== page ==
When a Santa Clara County Family Court Judge makes a decision regarding custody and/or visitation of a child, the court is required to make a determination based on that child’s best interest. When making the “best interest” determination, the court can consider a wide variety of relevant factors. The court must, however, consider the child’s health, safety, welfare, any history of physical abuse, history of parental drug or alcohol abuse, stability and continuity of the child’s environment, as well as other factors.
When a court considers allegations of abuse in order to determine appropriate custody/visitation orders, the court will look at a parent’s history of domestic violence against the child or another person. “Abuse,” in this context, is defined by the California Family Code as “intentionally or recklessly causing or attempting to cause bodily injury or sexual assault, or placing another in reasonable apprehension of imminent serious bodily injury to himself, herself or another.”
A significant component of the “best interests” analysis includes the goal of protecting a stable custody schedule. When examining this factor, the court will look at any harm that may be caused by disrupting established patterns of care and emotional bonds with the primary caretaker.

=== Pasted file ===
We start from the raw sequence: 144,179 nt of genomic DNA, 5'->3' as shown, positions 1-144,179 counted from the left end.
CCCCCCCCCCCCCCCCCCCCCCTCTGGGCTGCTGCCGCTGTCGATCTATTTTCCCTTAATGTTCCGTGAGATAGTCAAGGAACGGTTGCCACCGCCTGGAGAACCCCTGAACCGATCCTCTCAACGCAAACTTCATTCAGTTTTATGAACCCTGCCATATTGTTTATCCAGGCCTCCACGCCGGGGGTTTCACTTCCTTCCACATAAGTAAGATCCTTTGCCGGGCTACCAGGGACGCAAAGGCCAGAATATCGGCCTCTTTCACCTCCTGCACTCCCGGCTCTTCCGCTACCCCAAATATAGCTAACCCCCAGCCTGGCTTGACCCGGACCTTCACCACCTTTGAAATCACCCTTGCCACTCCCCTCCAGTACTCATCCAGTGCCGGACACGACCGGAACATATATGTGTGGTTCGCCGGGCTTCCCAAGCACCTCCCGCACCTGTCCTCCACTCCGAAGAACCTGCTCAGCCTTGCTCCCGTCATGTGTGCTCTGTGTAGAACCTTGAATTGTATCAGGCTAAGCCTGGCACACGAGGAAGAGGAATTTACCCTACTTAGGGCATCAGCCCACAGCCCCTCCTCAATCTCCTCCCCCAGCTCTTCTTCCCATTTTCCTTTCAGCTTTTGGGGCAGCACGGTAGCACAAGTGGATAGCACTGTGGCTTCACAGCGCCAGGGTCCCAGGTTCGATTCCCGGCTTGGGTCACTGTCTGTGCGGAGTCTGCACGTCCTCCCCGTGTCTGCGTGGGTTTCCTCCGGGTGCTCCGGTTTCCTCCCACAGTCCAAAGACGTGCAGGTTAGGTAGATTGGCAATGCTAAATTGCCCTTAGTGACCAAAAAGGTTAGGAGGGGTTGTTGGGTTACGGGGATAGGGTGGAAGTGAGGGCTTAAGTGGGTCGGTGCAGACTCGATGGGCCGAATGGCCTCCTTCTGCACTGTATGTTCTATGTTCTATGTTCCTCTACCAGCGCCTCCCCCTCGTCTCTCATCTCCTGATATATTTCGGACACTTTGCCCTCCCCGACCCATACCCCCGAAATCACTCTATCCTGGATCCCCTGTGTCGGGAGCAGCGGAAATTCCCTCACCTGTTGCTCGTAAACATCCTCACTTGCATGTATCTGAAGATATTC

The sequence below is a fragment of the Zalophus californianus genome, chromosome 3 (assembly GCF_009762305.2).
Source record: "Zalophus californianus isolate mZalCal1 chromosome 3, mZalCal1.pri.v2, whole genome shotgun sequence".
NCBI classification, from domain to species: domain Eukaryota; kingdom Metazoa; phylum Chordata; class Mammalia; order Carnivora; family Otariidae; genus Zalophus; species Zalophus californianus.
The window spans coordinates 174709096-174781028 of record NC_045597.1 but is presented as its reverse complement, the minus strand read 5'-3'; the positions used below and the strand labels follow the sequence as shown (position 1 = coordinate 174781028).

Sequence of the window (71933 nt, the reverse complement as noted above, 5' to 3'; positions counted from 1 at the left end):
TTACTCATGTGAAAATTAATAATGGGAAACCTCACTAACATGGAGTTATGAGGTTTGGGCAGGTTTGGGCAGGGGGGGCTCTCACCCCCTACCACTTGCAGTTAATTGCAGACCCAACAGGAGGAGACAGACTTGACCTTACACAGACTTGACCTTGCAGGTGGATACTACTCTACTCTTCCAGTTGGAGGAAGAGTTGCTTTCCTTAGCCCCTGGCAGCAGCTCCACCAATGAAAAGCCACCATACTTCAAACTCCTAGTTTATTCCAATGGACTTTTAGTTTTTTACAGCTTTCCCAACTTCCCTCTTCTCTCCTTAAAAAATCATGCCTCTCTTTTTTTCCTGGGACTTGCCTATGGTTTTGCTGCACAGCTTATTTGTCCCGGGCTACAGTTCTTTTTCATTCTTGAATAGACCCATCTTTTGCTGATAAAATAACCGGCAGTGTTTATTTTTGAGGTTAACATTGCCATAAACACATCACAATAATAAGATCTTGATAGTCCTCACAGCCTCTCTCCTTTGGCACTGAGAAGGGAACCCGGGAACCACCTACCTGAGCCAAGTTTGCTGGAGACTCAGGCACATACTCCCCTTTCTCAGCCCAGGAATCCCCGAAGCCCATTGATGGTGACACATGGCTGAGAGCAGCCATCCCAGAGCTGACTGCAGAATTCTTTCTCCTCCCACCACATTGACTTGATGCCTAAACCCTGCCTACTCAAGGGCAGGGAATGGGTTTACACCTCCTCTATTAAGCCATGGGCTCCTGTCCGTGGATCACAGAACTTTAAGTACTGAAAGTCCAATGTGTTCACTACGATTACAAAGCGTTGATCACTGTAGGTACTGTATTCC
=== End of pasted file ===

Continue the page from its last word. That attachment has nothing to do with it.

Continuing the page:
Before a court considers allegations of drug or alcohol abuse by a parent in a child custody/visitation determination, the court may require independent corroboration. Independent corroboration may include reports from law enforcement agencies, courts, or other organizations. In addition, after following strict legal guidelines, a court may order a parent to undergo testing for illegal drugs or alcohol abuse.
For more information about all of the factors that a court will consider in determining what is in a child’s best interest in a child custody case, please contact our San Jose child custody attorneys at Lonich Patton Erlich Policastri. Please remember that each individual situation is unique and results discussed in this post are not a guarantee of future results. While this post may include legal issues, it is not legal advice. Use of this site does not create an attorney-client relationship.